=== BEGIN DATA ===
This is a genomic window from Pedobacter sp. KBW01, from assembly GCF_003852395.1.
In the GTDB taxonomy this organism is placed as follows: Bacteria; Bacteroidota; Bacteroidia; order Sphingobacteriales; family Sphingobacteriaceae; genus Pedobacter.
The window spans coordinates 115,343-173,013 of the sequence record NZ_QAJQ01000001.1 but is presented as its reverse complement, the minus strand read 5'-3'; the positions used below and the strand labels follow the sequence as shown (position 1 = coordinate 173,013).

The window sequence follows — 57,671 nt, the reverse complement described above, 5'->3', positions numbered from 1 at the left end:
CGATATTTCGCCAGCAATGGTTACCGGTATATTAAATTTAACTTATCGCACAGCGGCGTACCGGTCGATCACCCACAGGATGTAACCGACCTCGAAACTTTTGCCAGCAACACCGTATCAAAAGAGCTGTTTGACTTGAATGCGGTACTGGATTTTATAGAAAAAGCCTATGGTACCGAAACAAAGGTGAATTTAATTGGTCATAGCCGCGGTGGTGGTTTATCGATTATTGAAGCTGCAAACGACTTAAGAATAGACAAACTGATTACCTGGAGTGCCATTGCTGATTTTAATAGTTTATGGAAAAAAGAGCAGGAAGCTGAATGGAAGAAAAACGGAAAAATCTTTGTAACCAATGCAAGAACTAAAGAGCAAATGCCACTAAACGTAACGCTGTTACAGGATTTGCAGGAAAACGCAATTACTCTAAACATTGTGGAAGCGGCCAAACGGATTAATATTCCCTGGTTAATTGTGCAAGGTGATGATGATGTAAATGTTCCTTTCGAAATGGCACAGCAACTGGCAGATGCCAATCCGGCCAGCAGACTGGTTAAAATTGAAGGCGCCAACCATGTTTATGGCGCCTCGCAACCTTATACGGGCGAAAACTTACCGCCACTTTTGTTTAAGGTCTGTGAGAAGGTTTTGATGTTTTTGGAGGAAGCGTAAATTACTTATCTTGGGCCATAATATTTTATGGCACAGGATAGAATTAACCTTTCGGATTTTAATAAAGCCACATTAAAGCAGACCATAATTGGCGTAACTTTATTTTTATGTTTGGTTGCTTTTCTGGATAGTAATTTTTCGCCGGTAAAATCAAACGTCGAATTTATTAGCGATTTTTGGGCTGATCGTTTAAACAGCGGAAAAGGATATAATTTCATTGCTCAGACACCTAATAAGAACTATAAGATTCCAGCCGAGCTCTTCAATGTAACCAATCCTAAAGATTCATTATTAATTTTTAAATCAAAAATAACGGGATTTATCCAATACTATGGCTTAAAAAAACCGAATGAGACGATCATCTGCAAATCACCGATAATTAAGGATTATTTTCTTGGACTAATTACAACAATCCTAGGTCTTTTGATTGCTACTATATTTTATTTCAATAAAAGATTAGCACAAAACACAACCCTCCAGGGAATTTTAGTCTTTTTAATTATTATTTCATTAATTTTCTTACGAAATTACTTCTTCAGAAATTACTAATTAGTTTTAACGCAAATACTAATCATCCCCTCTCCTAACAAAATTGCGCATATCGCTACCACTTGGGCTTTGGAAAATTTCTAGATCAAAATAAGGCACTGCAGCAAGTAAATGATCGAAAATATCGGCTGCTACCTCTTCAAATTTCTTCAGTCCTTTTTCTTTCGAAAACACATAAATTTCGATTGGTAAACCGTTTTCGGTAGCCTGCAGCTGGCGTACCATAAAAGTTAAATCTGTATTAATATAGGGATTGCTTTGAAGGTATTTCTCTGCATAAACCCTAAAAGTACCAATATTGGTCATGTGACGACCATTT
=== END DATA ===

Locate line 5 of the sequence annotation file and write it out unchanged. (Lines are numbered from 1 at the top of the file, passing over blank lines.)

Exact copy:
CGATATTTCGCCAGCAATGGTTACCGGTATATTAAATTTAACTTATCGCACAGCGGCGTACCGGTCGATCACCCACAGGATGTAACCGACCTCGAAACTTTTGCCAGCAACACCGTATCAAAAGAGCTGTTTGACTTGAATGCGGTACTGGATTTTATAGAAAAAGCCTATGGTACCGAAACAAAGGTGAATTTAATTGGTCATAGCCGCGGTGGTGGTTTATCGATTATTGAAGCTGCAAACGACTTAAGAATAGACAAACTGATTACCTGGAGTGCCATTGCTGATTTTAATAGTTTATGGAAAAAAGAGCAGGAAGCTGAATGGAAGAAAAACGGAAAAATCTTTGTAACCAATGCAAGAACTAAAGAGCAAATGCCACTAAACGTAACGCTGTTACAGGATTTGCAGGAAAACGCAATTACTCTAAACATTGTGGAAGCGGCCAAACGGATTAATATTCCCTGGTTAATTGTGCAAGGTGATGATGATGTAAATGTTCCTTTCGAAATGGCACAGCAACTGGCAGATGCCAATCCGGCCAGCAGACTGGTTAAAATTGAAGGCGCCAACCATGTTTATGGCGCCTCGCAACCTTATACGGGCGAAAACTTACCGCCACTTTTGTTTAAGGTCTGTGAGAAGGTTTTGATGTTTTTGGAGGAAGCGTAAATTACTTATCTTGGGCCATAATATTTTATGGCACAGGATAGAATTAACCTTTCGGATTTTAATAAAGCCACATTAAAGCAGACCATAATTGGCGTAACTTTATTTTTATGTTTGGTTGCTTTTCTGGATAGTAATTTTTCGCCGGTAAAATCAAACGTCGAATTTATTAGCGATTTTTGGGCTGATCGTTTAAACAGCGGAAAAGGATATAATTTCATTGCTCAGACACCTAATAAGAACTATAAGATTCCAGCCGAGCTCTTCAATGTAACCAATCCTAAAGATTCATTATTAATTTTTAAATCAAAAATAACGGGATTTATCCAATACTATGGCTTAAAAAAACCGAATGAGACGATCATCTGCAAATCACCGATAATTAAGGATTATTTTCTTGGACTAATTACAACAATCCTAGGTCTTTTGATTGCTACTATATTTTATTTCAATAAAAGATTAGCACAAAACACAACCCTCCAGGGAATTTTAGTCTTTTTAATTATTATTTCATTAATTTTCTTACGAAATTACTTCTTCAGAAATTACTAATTAGTTTTAACGCAAATACTAATCATCCCCTCTCCTAACAAAATTGCGCATATCGCTACCACTTGGGCTTTGGAAAATTTCTAGATCAAAATAAGGCACTGCAGCAAGTAAATGATCGAAAATATCGGCTGCTACCTCTTCAAATTTCTTCAGTCCTTTTTCTTTCGAAAACACATAAATTTCGATTGGTAAACCGTTTTCGGTAGCCTGCAGCTGGCGTACCATAAAAGTTAAATCTGTATTAATATAGGGATTGCTTTGAAGGTATTTCTCTGCATAAACCCTAAAAGTACCAATATTGGTCATGTGACGACCATTT